Bring in the Microsoft.AspNet.Http namespace and you'll find a GetTypedHeaders extension method available for both Request and Response. Instead of working with raw strings, this extension method allows you to work with classes like MediaTypeHeaderValue, proper numbers, and strong types in general. 

var requestHeaders = Request.GetTypedHeaders();
var responseHeaders = Response.GetTypedHeaders();

var mediaType = requestHeaders.Accept[0].MediaType;
long? length = responseHeaders.ContentLength;

// ...

What Every JavaScript Developer Should Know About ECMAScript 2015

Monday, November 23, 2015 by K. Scott Allen
What Every JavaScript Developer Should Know About ECMAScript 2015

Now available on Amazon, What Every JavaScript Developer Should Know About ECMAScript 2015 is the book I'd like to read about the new features in the JavaScript language. The book isn't a reference manual or an exhaustive list of everything in the ES2015 specification. Instead, I purposefully selected what I think are the important features we will use in everyday programming. I expect the reader will already have a good understanding of the pre-2015 JavaScript language.

The book will be free for the rest of this week.

Chapters include:

  • Working with variables and parameters
  • Classes
  • Functional features
  • Asynchronous JavaScript
  • Modules
  • APIs

Special thanks to Ruben Bartelink and Porter T. Baer for feedback on the early drafts.

An ASP.NET 5 Overview Video

Thursday, November 12, 2015 by K. Scott Allen

I recorded an ASP.NET 5 Overview during some unexpected free time and placed the video here on OdeToCode. I recorded during the beta6 / beta7 timeframe, so the video will need some updates in the future, else you'll find two vast and trunkless legs of stone here.

image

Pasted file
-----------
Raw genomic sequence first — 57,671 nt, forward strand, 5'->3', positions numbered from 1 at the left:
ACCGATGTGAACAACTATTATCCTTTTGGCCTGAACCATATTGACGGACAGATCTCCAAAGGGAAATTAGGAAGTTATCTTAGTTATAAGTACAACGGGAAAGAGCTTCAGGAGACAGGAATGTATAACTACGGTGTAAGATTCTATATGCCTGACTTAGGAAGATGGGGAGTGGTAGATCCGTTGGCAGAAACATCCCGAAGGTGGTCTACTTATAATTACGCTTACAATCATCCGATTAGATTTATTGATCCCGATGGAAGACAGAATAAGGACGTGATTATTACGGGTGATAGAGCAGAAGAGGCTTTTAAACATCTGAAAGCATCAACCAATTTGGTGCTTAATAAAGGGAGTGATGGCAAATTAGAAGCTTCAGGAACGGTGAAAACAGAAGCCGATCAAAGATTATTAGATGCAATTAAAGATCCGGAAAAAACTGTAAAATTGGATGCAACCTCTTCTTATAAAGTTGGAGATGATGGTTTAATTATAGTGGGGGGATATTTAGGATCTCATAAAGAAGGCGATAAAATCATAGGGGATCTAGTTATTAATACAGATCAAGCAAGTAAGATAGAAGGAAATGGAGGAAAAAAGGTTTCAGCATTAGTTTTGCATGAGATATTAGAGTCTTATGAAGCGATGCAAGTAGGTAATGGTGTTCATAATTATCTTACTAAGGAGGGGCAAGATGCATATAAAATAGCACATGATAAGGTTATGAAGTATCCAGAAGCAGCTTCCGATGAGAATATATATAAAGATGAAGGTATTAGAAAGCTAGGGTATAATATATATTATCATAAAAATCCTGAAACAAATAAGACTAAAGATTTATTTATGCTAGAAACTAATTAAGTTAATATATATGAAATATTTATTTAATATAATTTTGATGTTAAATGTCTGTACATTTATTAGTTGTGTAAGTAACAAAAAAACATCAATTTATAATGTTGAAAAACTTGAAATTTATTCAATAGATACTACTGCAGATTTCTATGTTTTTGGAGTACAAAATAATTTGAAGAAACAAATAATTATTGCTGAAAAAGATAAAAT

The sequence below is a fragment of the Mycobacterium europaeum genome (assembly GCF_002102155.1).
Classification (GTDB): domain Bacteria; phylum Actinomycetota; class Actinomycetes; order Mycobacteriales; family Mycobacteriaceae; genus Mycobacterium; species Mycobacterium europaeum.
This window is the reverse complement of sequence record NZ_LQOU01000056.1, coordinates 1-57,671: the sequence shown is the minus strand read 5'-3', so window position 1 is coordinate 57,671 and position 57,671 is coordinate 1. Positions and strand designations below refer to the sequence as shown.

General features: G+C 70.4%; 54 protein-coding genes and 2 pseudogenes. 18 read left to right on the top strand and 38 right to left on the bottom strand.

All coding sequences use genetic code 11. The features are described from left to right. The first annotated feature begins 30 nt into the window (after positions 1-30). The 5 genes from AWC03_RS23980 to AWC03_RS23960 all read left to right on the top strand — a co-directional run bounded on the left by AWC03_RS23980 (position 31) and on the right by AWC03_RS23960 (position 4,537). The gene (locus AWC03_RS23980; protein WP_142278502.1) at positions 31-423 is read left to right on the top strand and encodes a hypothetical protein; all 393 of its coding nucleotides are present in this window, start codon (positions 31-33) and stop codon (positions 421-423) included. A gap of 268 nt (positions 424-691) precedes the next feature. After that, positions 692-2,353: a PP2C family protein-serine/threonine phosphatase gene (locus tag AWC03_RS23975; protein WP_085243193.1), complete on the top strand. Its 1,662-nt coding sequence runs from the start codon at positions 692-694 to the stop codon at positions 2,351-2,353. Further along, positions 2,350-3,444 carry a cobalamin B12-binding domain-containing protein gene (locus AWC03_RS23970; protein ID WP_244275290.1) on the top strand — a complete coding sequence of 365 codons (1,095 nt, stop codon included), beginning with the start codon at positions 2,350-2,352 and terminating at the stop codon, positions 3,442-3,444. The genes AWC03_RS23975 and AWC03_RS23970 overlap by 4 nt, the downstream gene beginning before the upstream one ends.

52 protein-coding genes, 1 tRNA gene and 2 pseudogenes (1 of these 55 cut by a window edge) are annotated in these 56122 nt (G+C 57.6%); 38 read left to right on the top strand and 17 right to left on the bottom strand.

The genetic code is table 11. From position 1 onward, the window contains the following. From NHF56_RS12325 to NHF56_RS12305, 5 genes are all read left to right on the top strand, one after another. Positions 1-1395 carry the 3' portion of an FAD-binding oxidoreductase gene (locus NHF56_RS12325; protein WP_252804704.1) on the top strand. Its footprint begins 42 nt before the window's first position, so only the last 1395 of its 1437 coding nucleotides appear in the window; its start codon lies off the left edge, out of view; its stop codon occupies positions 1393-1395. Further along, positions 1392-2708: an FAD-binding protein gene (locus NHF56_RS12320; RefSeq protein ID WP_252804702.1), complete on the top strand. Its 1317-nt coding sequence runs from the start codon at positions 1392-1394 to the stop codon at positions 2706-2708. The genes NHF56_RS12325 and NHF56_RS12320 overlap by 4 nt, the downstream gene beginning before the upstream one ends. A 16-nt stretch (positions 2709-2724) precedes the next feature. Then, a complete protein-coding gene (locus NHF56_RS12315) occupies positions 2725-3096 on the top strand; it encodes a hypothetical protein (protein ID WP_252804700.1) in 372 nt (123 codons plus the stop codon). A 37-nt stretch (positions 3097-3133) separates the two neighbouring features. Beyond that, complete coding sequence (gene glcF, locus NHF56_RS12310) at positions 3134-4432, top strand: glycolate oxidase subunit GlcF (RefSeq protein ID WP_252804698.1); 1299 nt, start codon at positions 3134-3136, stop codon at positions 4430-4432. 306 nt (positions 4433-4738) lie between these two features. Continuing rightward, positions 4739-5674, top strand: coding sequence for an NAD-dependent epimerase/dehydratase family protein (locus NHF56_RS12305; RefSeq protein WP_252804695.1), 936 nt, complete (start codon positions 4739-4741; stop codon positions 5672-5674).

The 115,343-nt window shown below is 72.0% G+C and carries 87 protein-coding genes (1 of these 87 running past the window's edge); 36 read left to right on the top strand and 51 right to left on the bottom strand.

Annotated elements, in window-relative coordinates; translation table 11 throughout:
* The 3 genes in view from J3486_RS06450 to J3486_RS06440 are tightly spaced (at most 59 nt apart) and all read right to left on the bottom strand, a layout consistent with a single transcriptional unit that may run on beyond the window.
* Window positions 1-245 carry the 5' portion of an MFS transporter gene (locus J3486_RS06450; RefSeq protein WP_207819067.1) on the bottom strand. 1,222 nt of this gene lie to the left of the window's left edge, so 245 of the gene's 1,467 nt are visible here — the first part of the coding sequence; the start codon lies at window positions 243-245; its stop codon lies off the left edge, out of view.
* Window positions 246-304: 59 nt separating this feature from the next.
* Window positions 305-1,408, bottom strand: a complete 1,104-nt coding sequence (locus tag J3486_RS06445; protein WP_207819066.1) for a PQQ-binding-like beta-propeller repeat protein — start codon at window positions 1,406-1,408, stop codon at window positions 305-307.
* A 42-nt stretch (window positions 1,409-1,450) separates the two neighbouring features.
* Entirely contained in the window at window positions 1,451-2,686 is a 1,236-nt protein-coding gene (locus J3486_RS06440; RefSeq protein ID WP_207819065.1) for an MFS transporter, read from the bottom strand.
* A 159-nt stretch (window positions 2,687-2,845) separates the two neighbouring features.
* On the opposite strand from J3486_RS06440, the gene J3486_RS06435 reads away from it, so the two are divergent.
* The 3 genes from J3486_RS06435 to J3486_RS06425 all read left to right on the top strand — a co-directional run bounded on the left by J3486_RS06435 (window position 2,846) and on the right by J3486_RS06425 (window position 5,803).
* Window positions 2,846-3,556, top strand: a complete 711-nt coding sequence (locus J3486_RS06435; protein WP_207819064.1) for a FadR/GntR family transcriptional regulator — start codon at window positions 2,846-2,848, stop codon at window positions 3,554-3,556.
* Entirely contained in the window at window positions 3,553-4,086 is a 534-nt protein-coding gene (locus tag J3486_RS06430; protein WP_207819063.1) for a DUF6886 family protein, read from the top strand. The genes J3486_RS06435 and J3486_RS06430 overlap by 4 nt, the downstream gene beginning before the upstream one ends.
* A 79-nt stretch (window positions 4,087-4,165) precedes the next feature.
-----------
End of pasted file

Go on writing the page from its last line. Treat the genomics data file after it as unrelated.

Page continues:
The Evolution of JavaScript

Tuesday, November 10, 2015 by K. Scott Allen

I fired off an abstract titled The Evolution of JavaScript without giving a thought as to what it means for a language to evolve. After all, a language is not a living organism where Mother Nature applies the dispassionate sieve of natural selection against the replication errors in DNA. Wouldn’t a programming language rather fall under the viewpoint of intelligent design?

How can intelligent design explain the gap?

image

There is no formula to apply in moving a language forward. There is emotion, beliefs, and marketability. When the committee abandoned the 4th edition of the language, the language found diversity in pockets of community. jQuery showed us how programming the DOM can work when the API is consistent. Node showed us how to scale JavaScript and run outside 4-sided HTML elements. The cosmic impact of Steve Jobs exterminated natural predators, allowing natives like threads and sockets to emerge.

JavaScript is not a flat road in a planned community at the edge of the water. JavaScript is a Manhattan boulevard serving the enterprise and the pedestrian, angled to equal the constraints of terra firma. Always busy, bustling, dirty, and full of diversity, we can only hope the future doesn’t move too fast. Slow evolution has been good despite the frustrations. Don't listen to the slander, coriander, and mind the gap.